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Coping with Morning Sickness

Copy with Morning sickness
Morning sickness is one of the common signs of early pregnancy that many women experience.

Many pregnant Mamas struggle with morning sickness in the first trimester. Despite its name, it’s important to know that morning sickness can happen at any time of the day. Characterised by nausea, gagging and even vomiting, its severity can vary greatly between different Mamas.

What causes morning sickness?

In the first trimester, your surging hormones can cause you to feel unwell – to the point you may vomit. This is most commonly experienced in the first trimester, and can sometimes persist to around 16 weeks, after which morning sickness typically starts to fade away.

How can I cope with morning sickness?

For some Mamas, it’s just a case of managing to get some food down – but for others, it can be really hard to cope with. There are a few tried and true remedies that can help:

  • Eat little and often
  • Take your time eating – there’s no rush.
  • Go for simple, plan snacks (plain toast, crackers etc)
  • Stay hydrated – especially important if vomiting to avoid dehydration.
  • Take your prenatal at night – if you take it on an empty stomach in the morning it may irritate your tummy.
  • Avoid strong smells – these can be triggering
  • GINGER – tea, candies, biscuits. So soothing (and delicious)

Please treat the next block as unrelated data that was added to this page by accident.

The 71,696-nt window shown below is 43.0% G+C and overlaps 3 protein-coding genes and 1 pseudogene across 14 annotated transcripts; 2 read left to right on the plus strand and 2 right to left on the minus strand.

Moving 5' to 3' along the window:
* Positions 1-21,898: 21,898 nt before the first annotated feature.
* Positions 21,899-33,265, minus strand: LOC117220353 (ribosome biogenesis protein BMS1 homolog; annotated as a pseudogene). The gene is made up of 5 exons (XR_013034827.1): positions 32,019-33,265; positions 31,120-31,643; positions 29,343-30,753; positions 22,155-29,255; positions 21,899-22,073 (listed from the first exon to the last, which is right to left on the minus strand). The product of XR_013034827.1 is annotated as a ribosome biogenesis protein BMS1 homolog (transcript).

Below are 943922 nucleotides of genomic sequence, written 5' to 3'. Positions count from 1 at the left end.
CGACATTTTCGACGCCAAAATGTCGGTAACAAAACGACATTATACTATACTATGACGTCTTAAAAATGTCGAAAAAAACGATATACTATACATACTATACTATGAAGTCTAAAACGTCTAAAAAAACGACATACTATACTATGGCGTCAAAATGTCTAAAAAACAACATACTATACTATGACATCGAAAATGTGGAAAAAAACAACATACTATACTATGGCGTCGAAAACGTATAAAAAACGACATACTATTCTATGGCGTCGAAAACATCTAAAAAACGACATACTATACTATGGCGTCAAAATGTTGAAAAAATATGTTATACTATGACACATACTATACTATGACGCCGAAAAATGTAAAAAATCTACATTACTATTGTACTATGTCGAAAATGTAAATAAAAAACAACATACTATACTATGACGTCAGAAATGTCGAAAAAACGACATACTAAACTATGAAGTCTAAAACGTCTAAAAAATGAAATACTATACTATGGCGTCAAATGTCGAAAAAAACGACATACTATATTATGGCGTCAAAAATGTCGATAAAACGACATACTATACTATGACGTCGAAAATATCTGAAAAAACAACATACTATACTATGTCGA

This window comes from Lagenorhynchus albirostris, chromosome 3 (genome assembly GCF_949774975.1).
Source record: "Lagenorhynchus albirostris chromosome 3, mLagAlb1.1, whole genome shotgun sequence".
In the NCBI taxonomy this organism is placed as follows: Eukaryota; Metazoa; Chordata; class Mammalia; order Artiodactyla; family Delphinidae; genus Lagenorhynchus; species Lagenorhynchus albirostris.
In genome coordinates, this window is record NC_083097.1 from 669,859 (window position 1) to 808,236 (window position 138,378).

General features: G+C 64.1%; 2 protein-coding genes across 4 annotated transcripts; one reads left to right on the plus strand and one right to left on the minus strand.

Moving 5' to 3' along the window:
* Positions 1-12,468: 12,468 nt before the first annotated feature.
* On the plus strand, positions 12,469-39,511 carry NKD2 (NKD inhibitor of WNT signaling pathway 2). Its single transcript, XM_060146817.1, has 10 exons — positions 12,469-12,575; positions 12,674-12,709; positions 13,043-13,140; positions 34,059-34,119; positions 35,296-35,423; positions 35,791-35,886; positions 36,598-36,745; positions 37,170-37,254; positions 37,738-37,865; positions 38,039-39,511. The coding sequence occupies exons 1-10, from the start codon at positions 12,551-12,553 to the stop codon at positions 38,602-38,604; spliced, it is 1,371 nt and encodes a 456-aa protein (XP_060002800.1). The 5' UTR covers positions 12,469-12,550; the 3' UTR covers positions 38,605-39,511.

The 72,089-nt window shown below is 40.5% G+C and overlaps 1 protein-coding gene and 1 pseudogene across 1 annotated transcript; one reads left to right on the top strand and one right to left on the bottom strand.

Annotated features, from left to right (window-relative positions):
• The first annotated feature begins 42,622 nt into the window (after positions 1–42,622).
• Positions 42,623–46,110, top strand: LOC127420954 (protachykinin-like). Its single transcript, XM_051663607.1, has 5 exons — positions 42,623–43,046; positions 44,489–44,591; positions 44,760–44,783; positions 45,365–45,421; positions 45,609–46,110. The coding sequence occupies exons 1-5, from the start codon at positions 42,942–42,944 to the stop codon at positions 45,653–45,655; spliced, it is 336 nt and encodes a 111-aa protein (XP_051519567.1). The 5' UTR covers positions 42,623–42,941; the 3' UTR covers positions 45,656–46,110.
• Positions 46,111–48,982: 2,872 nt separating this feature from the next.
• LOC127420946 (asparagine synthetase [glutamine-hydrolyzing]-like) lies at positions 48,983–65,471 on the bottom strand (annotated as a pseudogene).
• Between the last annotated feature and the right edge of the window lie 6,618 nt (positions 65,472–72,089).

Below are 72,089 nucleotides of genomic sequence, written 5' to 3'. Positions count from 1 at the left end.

• Acupuncture – some mamas absolutely swear by this!
  • Stay active – it can really boost those endorphins and help you feel energised.
  • Suck on mints – or other candies! @_birthwithbeth suggested fruit tingles/lifesavers!
  • Prioritise rest – enough said.

If you’re really struggling, it’s important to chat to your provider. It’s thought that around 1 in 100 women may suffer from a more extreme form of morning sickness called Hyperemesis Gravidarum. If your morning sickness is more severe, there may be options that your Dr or Midwife can chat through with you to help you feel better.

If you’re struggling with HG – a great page to check out is @hyperemesisaustralia they have some fantastic information that you may find helpful.

Pregnant Mamas make sure you check out our FREE Prenatal class that 8 out of 10 new mothers say they wish they took before birth to ease their stress and worries. You can even watch it at your own pace from the comforts of your own home! Sign up here

It’s important to note this blog is general education only. For any personal based advice regarding you or your baby please seek advice from your own healthcare professional.

  1. American College of Obstetricians and Gynecologists (ACOG) Committee on Practice Bulletins — Obstetrics. ACOG Practice Bulletin No. 189: Nausea and vomiting of pregnancy. Obstetrics & Gynecology, 2018;131:e15.
  2. Dean, C., Shemar, M., Ostrowski, G. a. U., & Painter, R. C. (2018). Management of severe pregnancy sickness and hyperemesis gravidarum. BMJ, k5000. https://doi.org/10.1136/bmj.k5000
  3. Frequently asked questions. Pregnancy FAQ126. Morning sickness: Nausea and vomiting of pregnancy. American College of Obstetricians and Gynecologists. https://www.acog.org/womens-health/faqs/morning-sickness-nausea-and-vomiting-of-pregnancy. Accessed Apr. 21, 2023.
  4. Healthdirect Australia. (September 2021). Morning sickness. Healthdirect. https://www.healthdirect.gov.au/dealing-with-morning-sickness
  5. Ozgoli, G., Goli, M., & Simbar, M. (2009). Effects of ginger capsules on pregnancy, nausea, and vomiting. Journal of Alternative and Complementary Medicine15(3), 243–246. https://doi.org/10.1089/acm.2008.0406